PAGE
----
The photo is of course in black and white [in the printed newsletter – ed.] so imagine my bright red ‘cincture’ complete with tassels round my waist and my extremely starched preaching bands at the neck of my cassock.
Thanks to everyone who came up to see me – I was very touched!
The Very Good Easter Gospel
As Jesus came up out of the river in which he was baptised, the Bible tells us that God spoke a blessing over him: ‘You are my son, the beloved, with whom I am well pleased!’
Easter, when death is unmasked as the penultimate scene, and not the final Act, is the time when this blessing is declared over the whole world: ‘You are my children, the beloved, with whom I am well pleased!’
Growing up, it was my local Parish Church that enabled me to begin to hear this blessing, and to grasp what it meant for my own identity and lifestyle. And it has made all the difference. It tells humanity who they are, what they are worth and, in declaring it to others, what they are for.
As a priest, this really is all I have to offer. There is no modern gadget or magic spell that can make ministry anything other than what it is: as Christ gives himself to us, so we give ourselves to God and to all of his people, many of whom have not yet heard:
‘You are my child, the beloved, with whom I am well pleased!’
When we share in the Mass together, when we talk over food and drink, when we serve our neighbours, when we explore the writings of the church, we are seeking to encounter more deeply, and make known, this extraordinarily good news.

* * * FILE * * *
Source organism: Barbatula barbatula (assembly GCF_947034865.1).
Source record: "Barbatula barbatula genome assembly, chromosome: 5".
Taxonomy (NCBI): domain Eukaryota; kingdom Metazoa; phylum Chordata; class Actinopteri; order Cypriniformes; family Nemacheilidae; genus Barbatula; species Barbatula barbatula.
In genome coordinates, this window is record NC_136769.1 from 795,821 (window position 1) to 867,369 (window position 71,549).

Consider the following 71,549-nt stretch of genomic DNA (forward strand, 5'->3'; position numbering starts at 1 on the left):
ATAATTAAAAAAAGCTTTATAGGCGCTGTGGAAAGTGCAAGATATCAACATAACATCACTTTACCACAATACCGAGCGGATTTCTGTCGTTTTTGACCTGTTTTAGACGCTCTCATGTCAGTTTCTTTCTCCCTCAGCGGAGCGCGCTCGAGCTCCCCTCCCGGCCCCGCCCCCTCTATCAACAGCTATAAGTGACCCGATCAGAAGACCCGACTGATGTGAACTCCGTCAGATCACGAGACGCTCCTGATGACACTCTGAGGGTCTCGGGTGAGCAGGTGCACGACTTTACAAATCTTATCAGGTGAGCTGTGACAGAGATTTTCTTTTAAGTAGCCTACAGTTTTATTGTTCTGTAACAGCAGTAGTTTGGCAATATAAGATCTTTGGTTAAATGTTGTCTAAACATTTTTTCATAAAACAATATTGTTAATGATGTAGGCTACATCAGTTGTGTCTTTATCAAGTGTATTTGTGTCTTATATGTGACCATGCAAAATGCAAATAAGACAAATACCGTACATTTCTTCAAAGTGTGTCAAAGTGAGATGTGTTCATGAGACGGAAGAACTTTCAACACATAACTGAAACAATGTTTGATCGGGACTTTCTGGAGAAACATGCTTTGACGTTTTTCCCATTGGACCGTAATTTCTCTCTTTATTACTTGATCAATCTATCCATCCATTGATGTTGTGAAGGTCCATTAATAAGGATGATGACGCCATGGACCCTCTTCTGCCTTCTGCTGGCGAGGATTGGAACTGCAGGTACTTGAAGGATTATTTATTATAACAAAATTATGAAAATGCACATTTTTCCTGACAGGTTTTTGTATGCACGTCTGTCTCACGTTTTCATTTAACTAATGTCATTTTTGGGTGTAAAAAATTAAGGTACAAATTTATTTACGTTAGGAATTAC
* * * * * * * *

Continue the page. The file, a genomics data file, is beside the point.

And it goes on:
Finding a New Rector
The Recruitment Process – Progress
Firstly, thank you to everyone who completed the Rector Questionnaire. The results have now been published on the Parish website here and have also been used in the recruitment documentation we have developed.
These documents (the Parish Profile and the Role Description and Person Specification document) were reviewed by the PCC, Bishop Andrew and representatives of the two Parish patrons on Monday 8 April at a ‘Section 12 meeting’. The Bishop said the Parish Profile was the best he had seen since coming to Reading, so we must be doing something right! It was approved with some minor amendments. The Role Description and Person Specification also received approval, although we still have a little more work to do on this.
As part of the meeting we reviewed the ‘Bishop’s Statement of Need’ which forms part of the Profile. This gives an insight into the Bishop’s wishes for our Parish which, I think, reflect very well how we as a Parish feel. One passage reads, ‘This job will require an experienced, mature person. We are looking for a mission-minded priest who loves the Church’s traditions, but is ready and willing to take new initiatives.’ You will be able to read the full text for yourself when the Profile is published online.
Both documents will be available on the Parish website by the time the job advert is first published in the Church Times on 26 April. The ad will also appear a week later on 3 May.
Next Steps – Timetable
After the advert has been published, the key dates are as follows:
- Deadline for applications – Friday 10 May
- Shortlisting – Tuesday 14 May
- Parish Visit Day for candidates – Saturday 25 May
- Interviews and decision – Friday 31 May
Please continue to use the special prayer to ask God to guide all the people involved to ensure we appoint the right person.
Nigel Smith, Parish Representative